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Multidimensional Poverty and Vulnerability

The poverty of an entity is manifest in her deprivation not only in income but also in other dimensions such as health, nutrition and sanitation. Hence, a comprehensive measure of poverty must ideally take into account the performance of an individual across multiple dimensions. Vulnerability to poverty captures the likelihood of an entity falling into poverty, given the current status of the household. Unlike poverty, which describes the status of an entity at a point of time, vulnerability is predictive in nature. This study ranks 15 major states in terms of multidimensional poverty and vulnerability to multidimensional poverty at two time points in the 1990s. The results show that both multidimensional poverty and vulnerability provide additional insights for prescriptive policies.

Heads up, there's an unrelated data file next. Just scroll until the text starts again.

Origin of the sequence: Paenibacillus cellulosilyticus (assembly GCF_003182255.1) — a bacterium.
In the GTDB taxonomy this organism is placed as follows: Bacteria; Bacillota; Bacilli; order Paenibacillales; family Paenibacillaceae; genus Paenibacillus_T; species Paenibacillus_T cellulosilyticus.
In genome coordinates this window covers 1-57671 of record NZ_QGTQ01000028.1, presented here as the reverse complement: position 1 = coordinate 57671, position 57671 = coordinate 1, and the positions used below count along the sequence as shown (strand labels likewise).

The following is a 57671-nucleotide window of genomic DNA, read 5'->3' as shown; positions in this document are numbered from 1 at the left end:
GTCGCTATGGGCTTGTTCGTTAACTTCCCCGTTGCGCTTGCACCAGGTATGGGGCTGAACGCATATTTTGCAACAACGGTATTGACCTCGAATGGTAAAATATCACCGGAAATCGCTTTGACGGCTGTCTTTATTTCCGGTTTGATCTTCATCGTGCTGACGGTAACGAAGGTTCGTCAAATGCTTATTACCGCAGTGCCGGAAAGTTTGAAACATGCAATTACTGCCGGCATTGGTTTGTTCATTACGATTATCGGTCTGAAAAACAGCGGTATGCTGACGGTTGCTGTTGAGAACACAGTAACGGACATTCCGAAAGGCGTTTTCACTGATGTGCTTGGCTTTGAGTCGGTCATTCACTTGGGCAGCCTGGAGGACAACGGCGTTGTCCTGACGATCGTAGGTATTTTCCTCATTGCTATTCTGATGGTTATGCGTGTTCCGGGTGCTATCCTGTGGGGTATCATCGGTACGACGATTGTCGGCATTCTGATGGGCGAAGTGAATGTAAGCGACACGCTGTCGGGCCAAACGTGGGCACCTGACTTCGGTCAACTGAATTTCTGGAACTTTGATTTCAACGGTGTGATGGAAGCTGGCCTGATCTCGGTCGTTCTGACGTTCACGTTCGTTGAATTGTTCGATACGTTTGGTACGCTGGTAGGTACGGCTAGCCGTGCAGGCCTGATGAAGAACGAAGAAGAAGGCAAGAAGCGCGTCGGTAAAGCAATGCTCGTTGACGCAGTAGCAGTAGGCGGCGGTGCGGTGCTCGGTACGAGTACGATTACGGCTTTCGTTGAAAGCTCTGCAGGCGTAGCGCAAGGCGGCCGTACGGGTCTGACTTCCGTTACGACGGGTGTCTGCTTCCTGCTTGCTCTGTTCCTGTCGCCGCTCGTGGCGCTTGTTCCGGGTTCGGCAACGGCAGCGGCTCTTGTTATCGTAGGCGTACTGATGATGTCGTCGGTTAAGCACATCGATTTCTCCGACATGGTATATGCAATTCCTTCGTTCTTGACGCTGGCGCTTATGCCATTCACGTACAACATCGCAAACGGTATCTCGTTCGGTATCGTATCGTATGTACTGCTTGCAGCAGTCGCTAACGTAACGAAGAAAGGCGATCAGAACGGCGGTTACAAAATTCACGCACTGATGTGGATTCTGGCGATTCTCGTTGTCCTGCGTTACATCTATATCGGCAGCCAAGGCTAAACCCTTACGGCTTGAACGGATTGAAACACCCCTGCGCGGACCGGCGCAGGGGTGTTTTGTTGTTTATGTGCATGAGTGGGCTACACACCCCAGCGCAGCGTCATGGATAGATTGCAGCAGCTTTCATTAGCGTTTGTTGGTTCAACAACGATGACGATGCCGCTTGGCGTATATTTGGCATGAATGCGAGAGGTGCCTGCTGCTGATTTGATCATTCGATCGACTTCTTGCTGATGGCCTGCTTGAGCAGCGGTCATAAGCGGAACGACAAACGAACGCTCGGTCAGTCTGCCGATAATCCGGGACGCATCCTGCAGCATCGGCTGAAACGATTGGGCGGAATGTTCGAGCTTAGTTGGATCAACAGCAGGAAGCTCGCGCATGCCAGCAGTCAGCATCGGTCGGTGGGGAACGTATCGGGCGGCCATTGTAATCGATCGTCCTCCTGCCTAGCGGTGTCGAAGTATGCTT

SPECIAL ARTICLEEconomic & Political Weekly EPW may 17, 200877Multidimensional Poverty and Vulnerability Rosa A Abraham, K S Kavi KumarRosa A Abraham (rosa@mse.ac.in) and K S Kavi Kumar are at the Madras School of Economics, Chennai. The poverty of an entity is manifest in her deprivation not only in income but also in other dimensions such as health, nutrition and sanitation. Hence, a comprehensive measure of poverty must ideally take into account the performance of an individual across multiple dimensions. Vulnerabilityto poverty captures the likelihood of an entity falling into poverty, given the current status of the household. Unlike poverty, which describes the status of an entity at a point of time, vulnerability is predictive in nature. This study ranks 15 major states in terms of multidimensional poverty and vulnerability to multidimensional poverty at two time points in the 1990s. The results show that both multidimensional poverty and vulnerability provide additional insights for prescriptive policies.The World Development Report [WDR 2000-01] describes poverty as “pronounced deprivation in well-being”. Pov-erty describes the current status of an entity with regard to the attainment of a critical level in a dimension (like income or nutrition). So poverty is essentially capturing the outcome or end result of an entity. However, what would perhaps be a better guide for preventive policy actions would be to know how likely an entity is to fall into poverty, i e, the vulnerability to poverty of an entity. Vulnerability describes the likelihood of a household falling into poverty, given the current status of the household. Vulnerability describes the outcome of a household’s decision-making process while faced with a variety of risks, ex ante. It tells us what the potential outcome would be whereas poverty descri-bes the actual outcome. In this sense, poverty can be taken to be a “snap-shot” view of the current status of the household, where-as vulnerability being forward-looking provides a “crystal ball” view of the status of a household in the future [Dercon 2001]. As Prowse (2003) describes it, when a “vulnerable” population meets with some “hazard” or risk, the result is a “disaster” like poverty and deprivation. Here, vulnerability of a household is viewed as being manifested in a low level of achievement in one or more dimension – a level that is not low enough to qualify them as being poor but is still very close to this level. The higher the deprivation of the household, the more susceptible or vulner-able they are to being classified as poor. The dynamic, ex ante nature of vulnerability measures make them an important input in implementation of preventive policy. Those households identified as vulnerable need not always be labelled as poor and hence may be overlooked by policymakers. However, not being poor does not warrant ignoring these house-holds. Households identified as vulnerable must come under the lens of preventive policy measures. The need for incorporating the concept of vulnerability along-side measures and descriptions of poverty can be motivated from the following example [cited in Ligon et al 2003]. Consider a household with very low consumption expenditure but faced with minimal or no risks. Such a household would definitely not want to trade places with another household with a higher ex-pected consumption but experiencing a high consumption risk and possibility of starvation. A measure of poverty would nor-mally overlook the element of risk or vulnerability that the house-holds are faced with and paint a rather misleading picture about the comparative states of the two households. Hence, it is neces-sary to explicitly include the extent of vulnerability of households to various risks and the adverse outcomes accompanying them. Not only is the study of vulnerability to poverty important, it is also important to ensure that the outcome of the vulnerability that is being studied (in this case, poverty) is one that is